A country made for the big screen
As a new film about the history of Botswana is released, Mike Unwin explains why this land of plains, deltas and deserts is rich in animal A-listers
Visitors who first enter Botswana via its capital city Gaborone might, as I did, find themselves a little disappointed. Alighting one sweltering morning at the railway station after the long overnight journey from neighbouring Zimbabwe, I stepped out into what appeared to be a huge construction site. Like other first-time tourists, I had been dreaming of the Okavango and the Kalahari. Instead, the country appeared to be nothing but cranes, traffic and shopping malls.
Admittedly, this was 25 years ago. Yet today, in the 50th anniversary year of Botswana’s independence, most visitors still head directly for the safari riches of the country’s north, barely aware of Gaborone and the towns further south. With some 38 per cent of the nation’s land given over to national parks, it is perhaps hardly surprising that history and culture are not a top priority for visitors.
This week, however, a new film is generating curiosity about another side of Botswana. A United Kingdom, which has just gone on release in the UK, tells the extraordinary story of the nation’s founding president Seretse Khama (played by David Oyelowo) and his controversial marriage to London office worker Ruth Williams (Rosamund Pike), whom he met while studying at Oxford University.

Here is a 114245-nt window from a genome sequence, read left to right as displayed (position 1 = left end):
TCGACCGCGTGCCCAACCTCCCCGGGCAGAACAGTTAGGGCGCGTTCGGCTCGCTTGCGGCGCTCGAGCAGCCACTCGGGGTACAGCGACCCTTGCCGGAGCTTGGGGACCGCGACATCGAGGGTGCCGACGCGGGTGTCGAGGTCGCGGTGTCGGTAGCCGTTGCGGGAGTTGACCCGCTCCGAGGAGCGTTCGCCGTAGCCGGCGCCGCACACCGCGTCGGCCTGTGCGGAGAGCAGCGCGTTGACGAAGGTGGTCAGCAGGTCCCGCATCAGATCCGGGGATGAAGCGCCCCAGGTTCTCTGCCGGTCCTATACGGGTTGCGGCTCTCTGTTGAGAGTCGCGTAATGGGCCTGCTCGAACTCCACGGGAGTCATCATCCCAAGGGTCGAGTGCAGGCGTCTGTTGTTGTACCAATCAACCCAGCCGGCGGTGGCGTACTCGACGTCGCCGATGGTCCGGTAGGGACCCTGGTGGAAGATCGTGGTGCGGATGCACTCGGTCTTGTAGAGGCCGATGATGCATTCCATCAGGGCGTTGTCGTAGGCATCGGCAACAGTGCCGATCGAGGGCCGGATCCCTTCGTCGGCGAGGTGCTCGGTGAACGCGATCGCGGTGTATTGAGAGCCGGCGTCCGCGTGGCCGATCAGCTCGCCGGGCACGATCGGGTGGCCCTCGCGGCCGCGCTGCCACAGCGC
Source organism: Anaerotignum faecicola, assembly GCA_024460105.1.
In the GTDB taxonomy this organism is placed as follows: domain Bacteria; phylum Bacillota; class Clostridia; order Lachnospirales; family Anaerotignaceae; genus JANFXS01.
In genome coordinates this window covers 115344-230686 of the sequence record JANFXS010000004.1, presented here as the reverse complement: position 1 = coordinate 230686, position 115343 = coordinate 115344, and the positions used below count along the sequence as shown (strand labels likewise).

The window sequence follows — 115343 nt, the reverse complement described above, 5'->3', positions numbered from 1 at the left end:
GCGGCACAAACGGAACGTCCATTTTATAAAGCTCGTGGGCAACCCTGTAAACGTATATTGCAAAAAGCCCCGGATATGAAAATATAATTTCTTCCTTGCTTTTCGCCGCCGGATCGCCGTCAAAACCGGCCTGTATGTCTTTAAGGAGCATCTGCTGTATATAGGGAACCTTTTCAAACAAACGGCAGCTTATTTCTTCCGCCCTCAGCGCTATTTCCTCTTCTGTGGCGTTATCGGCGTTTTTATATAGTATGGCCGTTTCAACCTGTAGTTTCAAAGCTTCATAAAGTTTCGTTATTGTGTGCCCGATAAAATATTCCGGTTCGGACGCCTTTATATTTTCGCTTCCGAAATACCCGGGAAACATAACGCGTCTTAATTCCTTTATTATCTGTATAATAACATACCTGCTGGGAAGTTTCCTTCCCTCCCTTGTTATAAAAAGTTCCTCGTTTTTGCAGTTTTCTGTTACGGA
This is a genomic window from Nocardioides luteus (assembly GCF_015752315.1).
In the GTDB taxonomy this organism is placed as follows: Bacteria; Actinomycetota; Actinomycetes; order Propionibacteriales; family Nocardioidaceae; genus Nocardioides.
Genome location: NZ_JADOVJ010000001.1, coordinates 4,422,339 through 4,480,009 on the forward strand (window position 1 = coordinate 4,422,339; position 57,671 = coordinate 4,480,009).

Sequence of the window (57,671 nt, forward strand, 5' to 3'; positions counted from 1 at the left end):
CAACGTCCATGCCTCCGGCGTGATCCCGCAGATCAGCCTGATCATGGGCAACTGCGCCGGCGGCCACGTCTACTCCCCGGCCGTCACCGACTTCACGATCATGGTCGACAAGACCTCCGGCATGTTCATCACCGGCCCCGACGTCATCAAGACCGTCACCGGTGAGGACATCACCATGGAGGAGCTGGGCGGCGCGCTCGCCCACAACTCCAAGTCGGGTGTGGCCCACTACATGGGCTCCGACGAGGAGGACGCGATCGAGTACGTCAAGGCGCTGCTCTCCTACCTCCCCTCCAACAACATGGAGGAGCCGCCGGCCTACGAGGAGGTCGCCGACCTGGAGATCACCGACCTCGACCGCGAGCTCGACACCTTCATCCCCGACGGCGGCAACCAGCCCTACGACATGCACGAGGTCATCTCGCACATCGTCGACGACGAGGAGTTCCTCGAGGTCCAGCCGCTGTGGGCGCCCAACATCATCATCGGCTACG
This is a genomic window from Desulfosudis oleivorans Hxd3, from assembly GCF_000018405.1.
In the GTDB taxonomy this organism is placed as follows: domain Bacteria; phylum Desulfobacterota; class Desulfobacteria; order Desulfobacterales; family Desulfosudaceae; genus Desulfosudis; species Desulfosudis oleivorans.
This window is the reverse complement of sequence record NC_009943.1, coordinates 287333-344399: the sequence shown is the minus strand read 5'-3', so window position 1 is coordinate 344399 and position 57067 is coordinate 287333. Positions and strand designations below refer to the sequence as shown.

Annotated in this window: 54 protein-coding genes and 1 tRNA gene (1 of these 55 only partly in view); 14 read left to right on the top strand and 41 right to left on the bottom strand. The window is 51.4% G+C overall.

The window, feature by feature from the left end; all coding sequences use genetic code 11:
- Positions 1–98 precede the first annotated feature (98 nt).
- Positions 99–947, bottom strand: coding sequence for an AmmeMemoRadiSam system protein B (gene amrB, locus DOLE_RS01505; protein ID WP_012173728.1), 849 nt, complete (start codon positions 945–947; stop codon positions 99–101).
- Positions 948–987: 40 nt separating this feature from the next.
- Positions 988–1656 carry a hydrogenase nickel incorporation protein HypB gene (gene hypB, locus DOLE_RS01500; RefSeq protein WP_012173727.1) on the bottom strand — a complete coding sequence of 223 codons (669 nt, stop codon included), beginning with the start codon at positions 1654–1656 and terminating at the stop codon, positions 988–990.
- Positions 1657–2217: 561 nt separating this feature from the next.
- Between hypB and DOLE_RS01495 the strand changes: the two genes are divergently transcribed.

Khama hailed from Serowe, north of Gaborone. Chief-in-waiting of the Bangwato tribe, he defied the British colonial authorities to marry the woman he loved, securing the blessing of his people at a traditional kgotla tribal court in a scene that sets the movie alight. After independence in 1966, Khama took the nation’s reins and – courtesy of rich diamond reserves – steered it towards a prosperity that the British had never imagined. What’s more, this prosperity came with a peace and stability envied across Africa: it was an achievement attributed to botho, the traditional ideal of respect and togetherness that was central to Khama’s philosophy.
In Serowe today you can see Khama’s grave and birthplace, explore the nation’s story among the relics of the Khama III Memorial Museum and visit the old London Society Missionary Church, its steeple once a landmark for missionaries and prospectors. And you could also follow the history trail further: from Old Palapye, the 19th-century capital of the Bangwato, to Mapungubwe Hill, where archaeologists have unearthed artefacts from an ancient African kingdom. is currently on release nationwide
David Oyelowo and Rosamund Pike in ‘A United Kingdom’, above. Right, from top, horseback safaris are a way of seeing the wildlife; bushmen in the Makgadikgadi Pans; and a black-maned lion